Even in a Recession, College Pays
Nervous about shelling out big bucks for a college degree in this economy? Here's a compelling reason to go to college: data collected by the Bureau of Labor Statistics for 2008 indicates that higher education attainment still translates to a lower rate of unemployment and a higher salary. A handy graphic here breaks it down.
The annual average unemployment rate for adults over 25 with only a high school education was 5.7 percent in 2008, 5.1 percent for adults with some college but no degree, and 9.0 percent for those with no high school diploma or GED. Just finishing a degree at a community college drops the average unemployment rate to 3.7 percent, and getting a bachelor's degree reduces it to 2.8 percent. The drop in unemployment was less substantial for master's, professional, and doctoral degrees, with rates for those ranging from 1.7 to 2.4 percent.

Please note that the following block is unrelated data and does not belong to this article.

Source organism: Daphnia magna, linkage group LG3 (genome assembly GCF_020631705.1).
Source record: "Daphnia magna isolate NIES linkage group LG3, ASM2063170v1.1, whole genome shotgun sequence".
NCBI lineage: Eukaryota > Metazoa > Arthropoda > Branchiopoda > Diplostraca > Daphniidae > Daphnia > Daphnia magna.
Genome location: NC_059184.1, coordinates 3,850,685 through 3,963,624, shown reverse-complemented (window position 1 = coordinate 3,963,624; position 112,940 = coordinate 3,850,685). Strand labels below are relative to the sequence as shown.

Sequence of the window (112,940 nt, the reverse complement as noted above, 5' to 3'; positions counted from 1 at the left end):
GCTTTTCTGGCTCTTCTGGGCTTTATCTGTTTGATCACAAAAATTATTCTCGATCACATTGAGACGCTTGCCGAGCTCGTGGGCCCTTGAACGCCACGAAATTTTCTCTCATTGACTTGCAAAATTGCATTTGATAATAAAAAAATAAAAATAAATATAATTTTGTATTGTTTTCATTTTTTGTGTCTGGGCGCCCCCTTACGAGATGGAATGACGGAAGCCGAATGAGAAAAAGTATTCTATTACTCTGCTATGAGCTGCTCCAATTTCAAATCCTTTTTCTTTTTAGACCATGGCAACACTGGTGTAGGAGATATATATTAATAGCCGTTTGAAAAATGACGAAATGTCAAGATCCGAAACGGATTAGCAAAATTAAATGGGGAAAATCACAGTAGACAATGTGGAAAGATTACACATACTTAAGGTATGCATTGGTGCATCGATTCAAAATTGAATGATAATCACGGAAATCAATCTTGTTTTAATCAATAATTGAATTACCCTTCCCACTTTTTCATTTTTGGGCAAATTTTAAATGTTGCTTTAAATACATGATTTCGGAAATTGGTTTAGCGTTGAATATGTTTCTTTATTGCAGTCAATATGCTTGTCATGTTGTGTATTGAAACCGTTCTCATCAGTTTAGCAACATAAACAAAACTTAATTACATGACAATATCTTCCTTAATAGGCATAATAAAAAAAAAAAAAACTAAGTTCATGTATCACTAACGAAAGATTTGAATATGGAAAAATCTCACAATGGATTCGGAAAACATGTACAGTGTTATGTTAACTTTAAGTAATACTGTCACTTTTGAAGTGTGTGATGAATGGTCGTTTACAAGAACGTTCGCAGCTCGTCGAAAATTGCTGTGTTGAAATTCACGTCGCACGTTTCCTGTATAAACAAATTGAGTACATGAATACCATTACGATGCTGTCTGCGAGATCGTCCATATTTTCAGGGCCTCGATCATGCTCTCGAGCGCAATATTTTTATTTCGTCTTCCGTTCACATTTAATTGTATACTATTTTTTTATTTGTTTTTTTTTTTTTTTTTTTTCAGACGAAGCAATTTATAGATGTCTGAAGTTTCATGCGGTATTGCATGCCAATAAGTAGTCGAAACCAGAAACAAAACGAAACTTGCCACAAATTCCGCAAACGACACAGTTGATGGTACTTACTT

Graduate and professional degrees really pay off in terms of increased salaries. Median full-time earnings for 2008 ranged from $426 per week for those with no high school diploma to $1,555 per week for those with doctoral degrees. Those with a diploma or GED but no degree could expect to make $591 to $645 per week working full-time, compared to $736 with an associate's degree. Median income rises rapidly from there, with four-year degree recipients making $978 per week and master's degrees and professional degrees resulting in median earnings of $1,228 and $1,522.
While these figures are for all adults age 25 and older in a wide variety of lines of work, they still present a compelling argument to at least consider a degree. Choosing the right college and doing a thorough scholarship search can help make higher education affordable, as well as lucrative.